Basim al-Shara | Institute for War and Peace Reporting
I was born in Baghdad on July 7, 1980 and was raised in al-Hurria, in north-west Baghdad, where I spent the most beautiful days of my childhood in a simple Iraqi family. My father is a retired English teacher from Amara and my mother is a housewife from Najaf.
I have always been interested in news and books in different fields, especially politics. I inherited this from my father, who focused all his concerns after his retirement on attending literary meetings in Baghdad, as well as reading books about different Iraqi subjects.
I was a regular reader of the Iraqi and Arabic magazines and newspapers in the 90s, both during the Saddam regime and after. I used to spend all my money on buying newspapers, and some people used to call me “Iraqi News Agency” because of my constant talking about Iraqi news from different Arabic stations, as well as from government TV.
Although I studied Management and Economy at Baghdad University in 2001, I never lost my passion for following the latest Iraqi and international political news, and secretly getting books about Iraqi political affairs.
Following the toppling of Saddam’s regime on April 9, 2003, my brother Hazim took two courses with IWPR Iraq in Baghdad.
I watched him writing some of his articles, and I saw the materials that were given to him about the international media. All this aroused my curiosity and desire to enter that world.
So in 2004 I applied for a place on an IWPR training course in Sulaimaniyah, which was the first held outside Baghdad. I went on to participate in many IWPR training courses, and they had a huge influence on my journalism.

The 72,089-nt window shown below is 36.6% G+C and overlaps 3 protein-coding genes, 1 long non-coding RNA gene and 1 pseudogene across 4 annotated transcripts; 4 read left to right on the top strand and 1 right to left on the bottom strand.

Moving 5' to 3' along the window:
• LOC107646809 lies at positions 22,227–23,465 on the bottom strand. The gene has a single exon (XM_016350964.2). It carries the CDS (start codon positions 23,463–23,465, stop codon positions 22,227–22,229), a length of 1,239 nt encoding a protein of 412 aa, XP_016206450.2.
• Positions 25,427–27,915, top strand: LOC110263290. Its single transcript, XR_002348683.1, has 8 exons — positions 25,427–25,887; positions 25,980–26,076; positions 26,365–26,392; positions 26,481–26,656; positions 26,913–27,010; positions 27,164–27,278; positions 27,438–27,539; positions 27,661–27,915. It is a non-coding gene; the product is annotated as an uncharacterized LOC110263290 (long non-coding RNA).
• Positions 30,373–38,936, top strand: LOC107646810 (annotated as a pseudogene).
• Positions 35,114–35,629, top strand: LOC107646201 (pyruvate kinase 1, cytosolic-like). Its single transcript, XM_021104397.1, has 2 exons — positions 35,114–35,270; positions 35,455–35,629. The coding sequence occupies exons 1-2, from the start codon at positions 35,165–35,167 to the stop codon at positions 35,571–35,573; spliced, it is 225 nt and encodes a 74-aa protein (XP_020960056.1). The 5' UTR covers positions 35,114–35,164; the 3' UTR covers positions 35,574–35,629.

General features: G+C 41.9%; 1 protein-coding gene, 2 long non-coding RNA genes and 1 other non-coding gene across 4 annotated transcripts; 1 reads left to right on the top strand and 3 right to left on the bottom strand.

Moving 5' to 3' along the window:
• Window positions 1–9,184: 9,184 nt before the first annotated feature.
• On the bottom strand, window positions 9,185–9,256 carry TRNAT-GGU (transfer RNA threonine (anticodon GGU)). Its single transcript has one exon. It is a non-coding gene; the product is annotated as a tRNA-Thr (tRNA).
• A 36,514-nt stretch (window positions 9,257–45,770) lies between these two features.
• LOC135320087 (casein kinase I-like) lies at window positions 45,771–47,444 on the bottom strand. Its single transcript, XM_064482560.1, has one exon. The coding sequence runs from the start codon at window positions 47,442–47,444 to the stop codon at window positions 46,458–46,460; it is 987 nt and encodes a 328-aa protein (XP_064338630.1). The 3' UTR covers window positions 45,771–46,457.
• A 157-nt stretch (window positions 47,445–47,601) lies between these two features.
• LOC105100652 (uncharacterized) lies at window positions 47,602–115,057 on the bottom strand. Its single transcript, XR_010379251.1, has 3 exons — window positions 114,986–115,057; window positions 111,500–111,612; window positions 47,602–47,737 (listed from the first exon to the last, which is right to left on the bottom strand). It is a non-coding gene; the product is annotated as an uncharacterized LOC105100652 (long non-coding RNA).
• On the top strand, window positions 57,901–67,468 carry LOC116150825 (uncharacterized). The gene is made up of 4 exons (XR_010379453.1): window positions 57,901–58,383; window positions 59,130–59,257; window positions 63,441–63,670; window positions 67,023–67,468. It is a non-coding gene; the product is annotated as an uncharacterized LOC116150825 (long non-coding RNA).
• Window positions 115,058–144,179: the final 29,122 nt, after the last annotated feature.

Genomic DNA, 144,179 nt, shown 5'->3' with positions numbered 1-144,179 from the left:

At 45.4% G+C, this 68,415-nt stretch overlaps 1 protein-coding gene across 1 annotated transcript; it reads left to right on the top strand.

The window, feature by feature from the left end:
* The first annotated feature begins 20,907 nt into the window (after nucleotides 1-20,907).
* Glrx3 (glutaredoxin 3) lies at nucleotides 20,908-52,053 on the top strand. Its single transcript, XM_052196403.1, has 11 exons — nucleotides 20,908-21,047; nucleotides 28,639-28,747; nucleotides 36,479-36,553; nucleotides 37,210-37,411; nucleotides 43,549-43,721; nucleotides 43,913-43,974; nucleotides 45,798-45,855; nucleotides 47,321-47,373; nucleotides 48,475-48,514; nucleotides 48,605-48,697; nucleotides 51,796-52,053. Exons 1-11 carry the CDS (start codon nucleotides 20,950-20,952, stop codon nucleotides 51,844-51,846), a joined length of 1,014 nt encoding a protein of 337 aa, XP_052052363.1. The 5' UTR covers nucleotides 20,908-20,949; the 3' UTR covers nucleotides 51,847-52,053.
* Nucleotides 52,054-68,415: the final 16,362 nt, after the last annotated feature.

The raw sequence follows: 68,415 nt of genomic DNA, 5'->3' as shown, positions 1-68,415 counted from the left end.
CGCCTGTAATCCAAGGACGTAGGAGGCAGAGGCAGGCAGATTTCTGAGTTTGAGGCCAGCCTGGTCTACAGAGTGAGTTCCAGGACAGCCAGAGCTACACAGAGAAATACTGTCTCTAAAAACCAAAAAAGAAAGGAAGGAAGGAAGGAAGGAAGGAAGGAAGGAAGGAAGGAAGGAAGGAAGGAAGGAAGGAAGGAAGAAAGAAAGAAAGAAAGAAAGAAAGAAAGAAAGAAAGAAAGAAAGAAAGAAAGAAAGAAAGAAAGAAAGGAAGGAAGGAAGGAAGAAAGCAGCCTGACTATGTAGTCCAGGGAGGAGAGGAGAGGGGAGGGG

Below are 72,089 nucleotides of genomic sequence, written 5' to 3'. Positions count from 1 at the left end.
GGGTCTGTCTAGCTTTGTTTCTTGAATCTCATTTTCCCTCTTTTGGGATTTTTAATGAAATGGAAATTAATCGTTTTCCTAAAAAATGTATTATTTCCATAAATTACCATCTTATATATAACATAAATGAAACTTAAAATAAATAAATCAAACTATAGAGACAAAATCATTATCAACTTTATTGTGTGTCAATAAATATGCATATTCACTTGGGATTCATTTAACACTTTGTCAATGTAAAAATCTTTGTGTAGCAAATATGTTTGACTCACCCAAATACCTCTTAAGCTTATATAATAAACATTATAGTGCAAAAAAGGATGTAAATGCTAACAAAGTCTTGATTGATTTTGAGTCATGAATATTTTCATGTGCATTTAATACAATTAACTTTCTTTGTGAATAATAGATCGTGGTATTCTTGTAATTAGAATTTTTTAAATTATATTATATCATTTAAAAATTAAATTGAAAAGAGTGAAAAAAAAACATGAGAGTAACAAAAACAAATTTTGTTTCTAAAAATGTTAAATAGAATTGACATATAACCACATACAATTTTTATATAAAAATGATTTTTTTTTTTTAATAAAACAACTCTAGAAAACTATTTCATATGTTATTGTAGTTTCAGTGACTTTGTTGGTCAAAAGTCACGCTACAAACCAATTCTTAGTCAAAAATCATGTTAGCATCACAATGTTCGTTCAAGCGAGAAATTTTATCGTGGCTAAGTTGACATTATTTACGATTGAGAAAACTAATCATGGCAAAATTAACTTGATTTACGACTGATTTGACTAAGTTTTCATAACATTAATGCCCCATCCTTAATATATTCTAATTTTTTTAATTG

My early journalistic work was as an IWPR reporter in Karbala province, covering the parliamentary election in January 2005. Later I worked with many media organisations, including Dijla and Nawa radio stations, but I continued to report for IWPR in the very hard times we had in Baghdad between 2006 and 2007.
There are two stories among those I wrote for IWPR, during the sectarian violence in Iraq, which I consider very important to my journalism. The first was about the murder of gays in the latter half of 2006, Baghdad Gays Fear for Their Lives. And the second one was about meetings between friends from different sects in Zawra Park, Baghdad Park Bridges Sectarian Divide.
I currently work as an assistant trainer for IWPR Iraq’s chief trainer, Nabil Khoury, who teaches reporting courses. My main job is to collect reports from trainees and provide feedback to develop their reporting skills. My current job means a lot to me. It gave me the opportunity to work with novice journalists, which is a new experience for me.
Being a journalist means I’m a person capable of changing things in my country in a positive way, towards building a democratic Iraq similar to the civilized countries outside the Middle East.